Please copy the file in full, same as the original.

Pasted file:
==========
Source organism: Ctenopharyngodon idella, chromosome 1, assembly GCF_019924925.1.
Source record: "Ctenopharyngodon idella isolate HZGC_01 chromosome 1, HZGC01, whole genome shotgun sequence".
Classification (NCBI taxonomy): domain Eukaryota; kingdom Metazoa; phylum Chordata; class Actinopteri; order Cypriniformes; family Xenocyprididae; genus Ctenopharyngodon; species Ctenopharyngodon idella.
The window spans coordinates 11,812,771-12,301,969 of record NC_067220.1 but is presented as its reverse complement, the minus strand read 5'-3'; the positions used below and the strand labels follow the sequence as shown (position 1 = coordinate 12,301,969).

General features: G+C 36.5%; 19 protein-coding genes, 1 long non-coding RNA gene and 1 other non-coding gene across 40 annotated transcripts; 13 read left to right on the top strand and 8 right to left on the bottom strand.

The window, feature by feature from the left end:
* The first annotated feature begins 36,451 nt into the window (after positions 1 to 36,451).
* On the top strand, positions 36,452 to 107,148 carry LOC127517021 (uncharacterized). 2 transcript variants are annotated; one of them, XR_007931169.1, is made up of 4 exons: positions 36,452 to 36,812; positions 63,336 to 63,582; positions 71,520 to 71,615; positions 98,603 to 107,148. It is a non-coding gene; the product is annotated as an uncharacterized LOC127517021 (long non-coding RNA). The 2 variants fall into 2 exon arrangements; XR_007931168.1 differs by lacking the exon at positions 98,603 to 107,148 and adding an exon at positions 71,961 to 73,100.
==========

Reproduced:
Source organism: Ctenopharyngodon idella, chromosome 1, assembly GCF_019924925.1.
Source record: "Ctenopharyngodon idella isolate HZGC_01 chromosome 1, HZGC01, whole genome shotgun sequence".
Classification (NCBI taxonomy): domain Eukaryota; kingdom Metazoa; phylum Chordata; class Actinopteri; order Cypriniformes; family Xenocyprididae; genus Ctenopharyngodon; species Ctenopharyngodon idella.
The window spans coordinates 11,812,771-12,301,969 of record NC_067220.1 but is presented as its reverse complement, the minus strand read 5'-3'; the positions used below and the strand labels follow the sequence as shown (position 1 = coordinate 12,301,969).

General features: G+C 36.5%; 19 protein-coding genes, 1 long non-coding RNA gene and 1 other non-coding gene across 40 annotated transcripts; 13 read left to right on the top strand and 8 right to left on the bottom strand.

The window, feature by feature from the left end:
* The first annotated feature begins 36,451 nt into the window (after positions 1 to 36,451).
* On the top strand, positions 36,452 to 107,148 carry LOC127517021 (uncharacterized). 2 transcript variants are annotated; one of them, XR_007931169.1, is made up of 4 exons: positions 36,452 to 36,812; positions 63,336 to 63,582; positions 71,520 to 71,615; positions 98,603 to 107,148. It is a non-coding gene; the product is annotated as an uncharacterized LOC127517021 (long non-coding RNA). The 2 variants fall into 2 exon arrangements; XR_007931168.1 differs by lacking the exon at positions 98,603 to 107,148 and adding an exon at positions 71,961 to 73,100.